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Ski To Learn Off Piste

post #1 of 11
Thread Starter 

Can anyone recommend a ski to learn off piste?

 

I am  45 yrs, 5'10" 185 lbs solid intermediate skier.  I ski in Northern California on a smaller local hill (Mt. Shasta) and at Tahoe.  I have never really pushed myself in the past to learn to ski off piste, but now I am wanting to learn so that I can try to keep up with my buddies when they leave the groomers.  I have skied that last few years on Volkl Supersports.  I like to ski fast on piste, but struggle in the deeper snow.

 

I just got fitted for a pair of high performance boots and now I want to get some new skis to either replace or supplement the Supersports.  I have demoed the following skis so far:

 

Rossignol S80

Rossignol S86

K2 Aftershock

Nordica Firearrow 80

Volkl Kendo

 

Of these, I liked the Kendos the best,and maybe the Aftershocks second, but because of terrible snow conditions that day, did not go off-piste on either one.  I did take the S86's off-piste and they did much better than my Supersports, but I wasn't crazy about them on the groomers.

 

I had a blast on the Kendos, but would the Kendos be good for learning to ski off piste?   Or should I look at a ski that is wider, softer, rockered, etc?

 

I can also demo the Salomon Shogun from my local ski shop if that might be a good possibility.

 

Thanks for your help!

post #2 of 11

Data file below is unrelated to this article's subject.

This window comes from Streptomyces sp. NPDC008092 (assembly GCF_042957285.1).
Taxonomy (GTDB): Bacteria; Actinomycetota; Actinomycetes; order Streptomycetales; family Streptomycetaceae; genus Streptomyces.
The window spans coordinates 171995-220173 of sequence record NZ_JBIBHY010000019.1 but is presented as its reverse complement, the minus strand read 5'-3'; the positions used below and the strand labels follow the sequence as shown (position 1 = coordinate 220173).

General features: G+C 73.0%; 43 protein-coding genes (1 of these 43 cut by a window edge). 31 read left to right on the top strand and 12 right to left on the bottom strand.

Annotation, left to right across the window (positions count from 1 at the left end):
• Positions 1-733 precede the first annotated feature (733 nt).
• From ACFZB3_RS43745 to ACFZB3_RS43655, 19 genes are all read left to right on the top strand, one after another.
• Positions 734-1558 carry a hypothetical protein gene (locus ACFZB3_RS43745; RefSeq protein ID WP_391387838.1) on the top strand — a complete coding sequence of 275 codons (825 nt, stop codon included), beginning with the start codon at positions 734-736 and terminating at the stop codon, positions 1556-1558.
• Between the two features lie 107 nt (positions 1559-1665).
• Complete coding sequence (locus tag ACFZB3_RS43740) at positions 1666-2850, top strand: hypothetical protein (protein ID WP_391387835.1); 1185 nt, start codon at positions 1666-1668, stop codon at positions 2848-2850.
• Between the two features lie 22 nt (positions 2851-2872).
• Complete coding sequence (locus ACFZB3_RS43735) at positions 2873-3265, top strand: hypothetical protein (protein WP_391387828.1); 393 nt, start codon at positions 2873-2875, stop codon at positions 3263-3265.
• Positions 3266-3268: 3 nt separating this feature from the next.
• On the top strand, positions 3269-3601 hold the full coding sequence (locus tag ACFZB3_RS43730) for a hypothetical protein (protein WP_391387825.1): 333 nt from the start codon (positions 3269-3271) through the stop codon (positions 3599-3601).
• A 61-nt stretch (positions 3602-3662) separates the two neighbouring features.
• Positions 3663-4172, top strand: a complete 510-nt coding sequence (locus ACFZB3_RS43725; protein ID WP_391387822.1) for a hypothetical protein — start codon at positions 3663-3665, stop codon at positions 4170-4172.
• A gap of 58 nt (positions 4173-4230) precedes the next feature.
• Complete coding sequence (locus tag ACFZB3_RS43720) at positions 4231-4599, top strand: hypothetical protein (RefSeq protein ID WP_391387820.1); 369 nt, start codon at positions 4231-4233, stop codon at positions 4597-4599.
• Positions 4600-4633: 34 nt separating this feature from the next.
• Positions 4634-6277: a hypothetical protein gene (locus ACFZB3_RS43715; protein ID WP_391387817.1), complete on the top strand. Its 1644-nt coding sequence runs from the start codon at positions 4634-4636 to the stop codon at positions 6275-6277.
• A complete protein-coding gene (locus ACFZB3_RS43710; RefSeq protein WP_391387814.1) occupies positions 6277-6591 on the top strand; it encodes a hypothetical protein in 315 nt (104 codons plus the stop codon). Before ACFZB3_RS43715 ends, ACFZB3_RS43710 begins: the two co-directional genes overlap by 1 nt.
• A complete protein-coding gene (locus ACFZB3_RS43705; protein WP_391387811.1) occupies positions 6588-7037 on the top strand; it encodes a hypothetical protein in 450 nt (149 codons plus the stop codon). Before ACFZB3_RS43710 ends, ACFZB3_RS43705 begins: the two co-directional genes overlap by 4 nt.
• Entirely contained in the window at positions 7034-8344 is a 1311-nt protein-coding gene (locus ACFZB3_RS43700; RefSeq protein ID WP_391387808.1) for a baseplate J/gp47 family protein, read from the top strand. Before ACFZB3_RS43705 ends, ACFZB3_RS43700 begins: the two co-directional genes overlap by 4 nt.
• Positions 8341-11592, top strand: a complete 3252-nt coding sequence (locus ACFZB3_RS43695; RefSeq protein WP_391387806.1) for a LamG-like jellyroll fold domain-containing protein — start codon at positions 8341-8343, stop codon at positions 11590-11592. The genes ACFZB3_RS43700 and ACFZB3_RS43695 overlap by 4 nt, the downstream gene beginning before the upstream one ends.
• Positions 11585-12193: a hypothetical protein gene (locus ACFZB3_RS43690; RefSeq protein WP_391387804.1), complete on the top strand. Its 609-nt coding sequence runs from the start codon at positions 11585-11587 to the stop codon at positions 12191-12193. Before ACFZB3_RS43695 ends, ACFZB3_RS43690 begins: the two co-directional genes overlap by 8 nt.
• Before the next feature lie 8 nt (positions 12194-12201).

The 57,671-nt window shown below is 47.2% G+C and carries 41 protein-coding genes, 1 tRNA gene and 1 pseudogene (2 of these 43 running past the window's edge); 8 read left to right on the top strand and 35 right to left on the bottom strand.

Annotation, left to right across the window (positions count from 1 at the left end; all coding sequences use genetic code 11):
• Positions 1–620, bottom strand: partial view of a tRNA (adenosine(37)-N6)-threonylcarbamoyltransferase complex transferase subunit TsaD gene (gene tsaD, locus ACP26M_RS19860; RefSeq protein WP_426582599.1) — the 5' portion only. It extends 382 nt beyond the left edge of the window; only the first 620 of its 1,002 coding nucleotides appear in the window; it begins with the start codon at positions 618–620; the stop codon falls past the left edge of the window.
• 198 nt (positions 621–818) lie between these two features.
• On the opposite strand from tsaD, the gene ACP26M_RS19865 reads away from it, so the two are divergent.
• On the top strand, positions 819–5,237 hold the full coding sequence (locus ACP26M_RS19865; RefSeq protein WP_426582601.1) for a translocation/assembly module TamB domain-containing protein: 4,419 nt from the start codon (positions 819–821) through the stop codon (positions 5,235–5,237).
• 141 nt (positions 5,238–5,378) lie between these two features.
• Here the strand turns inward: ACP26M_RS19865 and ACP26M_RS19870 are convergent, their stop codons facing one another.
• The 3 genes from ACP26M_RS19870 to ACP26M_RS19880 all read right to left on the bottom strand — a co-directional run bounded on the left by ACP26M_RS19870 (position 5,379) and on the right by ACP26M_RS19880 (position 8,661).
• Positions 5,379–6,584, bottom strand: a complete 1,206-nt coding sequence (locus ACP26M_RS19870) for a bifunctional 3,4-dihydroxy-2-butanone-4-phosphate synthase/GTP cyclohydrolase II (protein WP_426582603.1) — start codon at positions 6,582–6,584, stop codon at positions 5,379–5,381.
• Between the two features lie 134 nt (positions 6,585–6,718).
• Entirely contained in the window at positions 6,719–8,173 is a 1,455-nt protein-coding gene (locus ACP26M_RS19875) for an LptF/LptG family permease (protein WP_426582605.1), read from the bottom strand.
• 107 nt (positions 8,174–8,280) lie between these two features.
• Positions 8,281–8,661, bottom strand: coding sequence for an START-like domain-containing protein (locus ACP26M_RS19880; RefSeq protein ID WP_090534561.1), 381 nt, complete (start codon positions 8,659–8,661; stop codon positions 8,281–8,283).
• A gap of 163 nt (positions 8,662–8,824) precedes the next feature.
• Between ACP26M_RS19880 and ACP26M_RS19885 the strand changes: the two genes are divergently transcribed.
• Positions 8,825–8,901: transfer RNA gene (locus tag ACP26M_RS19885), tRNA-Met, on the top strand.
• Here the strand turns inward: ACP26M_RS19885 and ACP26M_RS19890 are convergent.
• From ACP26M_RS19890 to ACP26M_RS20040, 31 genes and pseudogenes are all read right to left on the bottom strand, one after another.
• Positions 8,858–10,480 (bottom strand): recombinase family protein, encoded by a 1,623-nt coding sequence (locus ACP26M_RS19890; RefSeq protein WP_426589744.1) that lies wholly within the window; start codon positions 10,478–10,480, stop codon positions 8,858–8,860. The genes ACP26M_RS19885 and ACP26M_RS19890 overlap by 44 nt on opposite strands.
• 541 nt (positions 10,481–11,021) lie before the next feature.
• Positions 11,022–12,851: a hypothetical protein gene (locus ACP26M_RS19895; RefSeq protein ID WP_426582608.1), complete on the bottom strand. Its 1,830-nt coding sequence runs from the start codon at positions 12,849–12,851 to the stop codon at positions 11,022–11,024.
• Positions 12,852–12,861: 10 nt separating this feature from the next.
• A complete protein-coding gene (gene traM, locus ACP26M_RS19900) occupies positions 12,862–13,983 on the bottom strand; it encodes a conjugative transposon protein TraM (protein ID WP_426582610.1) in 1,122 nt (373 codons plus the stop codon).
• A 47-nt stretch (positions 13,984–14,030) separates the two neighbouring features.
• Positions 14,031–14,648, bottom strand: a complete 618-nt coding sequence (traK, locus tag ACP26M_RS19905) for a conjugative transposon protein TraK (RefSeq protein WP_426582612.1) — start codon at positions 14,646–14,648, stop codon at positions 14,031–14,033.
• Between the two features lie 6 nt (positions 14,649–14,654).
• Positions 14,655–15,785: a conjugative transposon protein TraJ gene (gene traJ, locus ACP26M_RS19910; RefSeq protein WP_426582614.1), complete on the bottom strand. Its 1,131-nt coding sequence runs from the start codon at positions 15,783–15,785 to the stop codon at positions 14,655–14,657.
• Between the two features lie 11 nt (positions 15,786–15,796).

Quote:
Originally Posted by mcross View Post

Can anyone recommend a ski to learn off piste?

 

I am  45 yrs, 5'10" 185 lbs solid intermediate skier.  I ski in Northern California on a smaller local hill (Mt. Shasta) and at Tahoe.  I have never really pushed myself in the past to learn to ski off piste, but now I am wanting to learn so that I can try to keep up with my buddies when they leave the groomers.  I have skied that last few years on Volkl Supersports.  I like to ski fast on piste, but struggle in the deeper snow.

 

I just got fitted for a pair of high performance boots and now I want to get some new skis to either replace or supplement the Supersports.  I have demoed the following skis so far:

 

Rossignol S80

Rossignol S86

K2 Aftershock

Nordica Firearrow 80

Volkl Kendo

 

Of these, I liked the Kendos the best,and maybe the Aftershocks second, but because of terrible snow conditions that day, did not go off-piste on either one.  I did take the S86's off-piste and they did much better than my Supersports, but I wasn't crazy about them on the groomers.

 

I had a blast on the Kendos, but would the Kendos be good for learning to ski off piste?   Or should I look at a ski that is wider, softer, rockered, etc?

 

I can also demo the Salomon Shogun from my local ski shop if that might be a good possibility.

 

Thanks for your help!



the thing is spending that much time on skinny ski is going to make any off piste ski feel weird and ungainly when in reality its is not the ski but its how you are skiing them.

 

Quite honestly living in northern Cali everything you listed is suppose to be a quiver of one or someone's hardsnow ski out west.  I simply would not bother with your list and I would jump up to the 98 mm skis that have slight amounts of rocker in them. the Blizzard "the one", Dynstar Slicer, Volkl Bridge, and Rossi S3 are really the type of skis you should be looking at. Keep you supersports around to develop you skills but learning to ski the above 98mm ski everywhere will grow you as a skier. They are truly easier off trail than  anything you mentioned while being good on groomers once you get use to them.

 

the thing is the more you like something off piste the more its probably going to suck on groomer. Simple fact of life. In the end its skill that turns the ski and as a skilled skier you can compensate for the skis to a certain extent.

post #3 of 11
Thread Starter 

Thanks for the advice. I assume that the Salomon Shogun would fit into that same category as far a slight rocker and 101 under waist.

post #4 of 11